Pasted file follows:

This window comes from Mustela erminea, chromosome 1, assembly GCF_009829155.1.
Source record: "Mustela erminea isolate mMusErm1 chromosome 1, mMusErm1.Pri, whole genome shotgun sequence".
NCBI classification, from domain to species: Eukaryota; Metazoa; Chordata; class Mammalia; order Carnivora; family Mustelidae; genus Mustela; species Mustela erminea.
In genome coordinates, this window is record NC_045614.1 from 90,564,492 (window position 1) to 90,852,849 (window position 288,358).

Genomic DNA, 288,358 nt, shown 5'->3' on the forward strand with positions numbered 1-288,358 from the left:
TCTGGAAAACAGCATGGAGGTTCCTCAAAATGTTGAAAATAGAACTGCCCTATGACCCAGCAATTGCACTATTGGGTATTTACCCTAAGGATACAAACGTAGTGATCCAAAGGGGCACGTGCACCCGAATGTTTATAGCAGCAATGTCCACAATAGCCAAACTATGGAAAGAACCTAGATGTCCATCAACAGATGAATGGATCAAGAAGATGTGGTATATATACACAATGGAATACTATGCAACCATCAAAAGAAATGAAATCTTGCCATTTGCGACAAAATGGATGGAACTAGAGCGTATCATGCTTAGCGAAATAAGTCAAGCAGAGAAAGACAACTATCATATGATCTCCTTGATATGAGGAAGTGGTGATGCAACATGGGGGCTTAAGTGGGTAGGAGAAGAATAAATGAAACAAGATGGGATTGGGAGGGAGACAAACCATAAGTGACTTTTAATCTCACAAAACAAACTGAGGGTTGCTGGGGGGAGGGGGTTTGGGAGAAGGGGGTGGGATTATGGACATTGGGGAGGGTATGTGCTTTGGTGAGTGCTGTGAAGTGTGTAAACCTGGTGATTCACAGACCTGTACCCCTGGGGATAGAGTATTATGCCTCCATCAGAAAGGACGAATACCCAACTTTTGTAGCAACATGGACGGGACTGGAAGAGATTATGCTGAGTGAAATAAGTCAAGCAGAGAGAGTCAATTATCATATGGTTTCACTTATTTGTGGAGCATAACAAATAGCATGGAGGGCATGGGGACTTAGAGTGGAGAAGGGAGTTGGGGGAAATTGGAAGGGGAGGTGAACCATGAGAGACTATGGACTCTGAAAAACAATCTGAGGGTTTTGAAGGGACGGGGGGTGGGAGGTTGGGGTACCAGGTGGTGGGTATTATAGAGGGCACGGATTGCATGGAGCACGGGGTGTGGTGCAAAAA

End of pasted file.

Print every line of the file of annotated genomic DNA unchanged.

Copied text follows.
This window comes from Mustela erminea, chromosome 1, assembly GCF_009829155.1.
Source record: "Mustela erminea isolate mMusErm1 chromosome 1, mMusErm1.Pri, whole genome shotgun sequence".
NCBI classification, from domain to species: Eukaryota; Metazoa; Chordata; class Mammalia; order Carnivora; family Mustelidae; genus Mustela; species Mustela erminea.
In genome coordinates, this window is record NC_045614.1 from 90,564,492 (window position 1) to 90,852,849 (window position 288,358).

Genomic DNA, 288,358 nt, shown 5'->3' on the forward strand with positions numbered 1-288,358 from the left:
TCTGGAAAACAGCATGGAGGTTCCTCAAAATGTTGAAAATAGAACTGCCCTATGACCCAGCAATTGCACTATTGGGTATTTACCCTAAGGATACAAACGTAGTGATCCAAAGGGGCACGTGCACCCGAATGTTTATAGCAGCAATGTCCACAATAGCCAAACTATGGAAAGAACCTAGATGTCCATCAACAGATGAATGGATCAAGAAGATGTGGTATATATACACAATGGAATACTATGCAACCATCAAAAGAAATGAAATCTTGCCATTTGCGACAAAATGGATGGAACTAGAGCGTATCATGCTTAGCGAAATAAGTCAAGCAGAGAAAGACAACTATCATATGATCTCCTTGATATGAGGAAGTGGTGATGCAACATGGGGGCTTAAGTGGGTAGGAGAAGAATAAATGAAACAAGATGGGATTGGGAGGGAGACAAACCATAAGTGACTTTTAATCTCACAAAACAAACTGAGGGTTGCTGGGGGGAGGGGGTTTGGGAGAAGGGGGTGGGATTATGGACATTGGGGAGGGTATGTGCTTTGGTGAGTGCTGTGAAGTGTGTAAACCTGGTGATTCACAGACCTGTACCCCTGGGGATAGAGTATTATGCCTCCATCAGAAAGGACGAATACCCAACTTTTGTAGCAACATGGACGGGACTGGAAGAGATTATGCTGAGTGAAATAAGTCAAGCAGAGAGAGTCAATTATCATATGGTTTCACTTATTTGTGGAGCATAACAAATAGCATGGAGGGCATGGGGACTTAGAGTGGAGAAGGGAGTTGGGGGAAATTGGAAGGGGAGGTGAACCATGAGAGACTATGGACTCTGAAAAACAATCTGAGGGTTTTGAAGGGACGGGGGGTGGGAGGTTGGGGTACCAGGTGGTGGGTATTATAGAGGGCACGGATTGCATGGAGCACGGGGTGTGGTGCAAAAA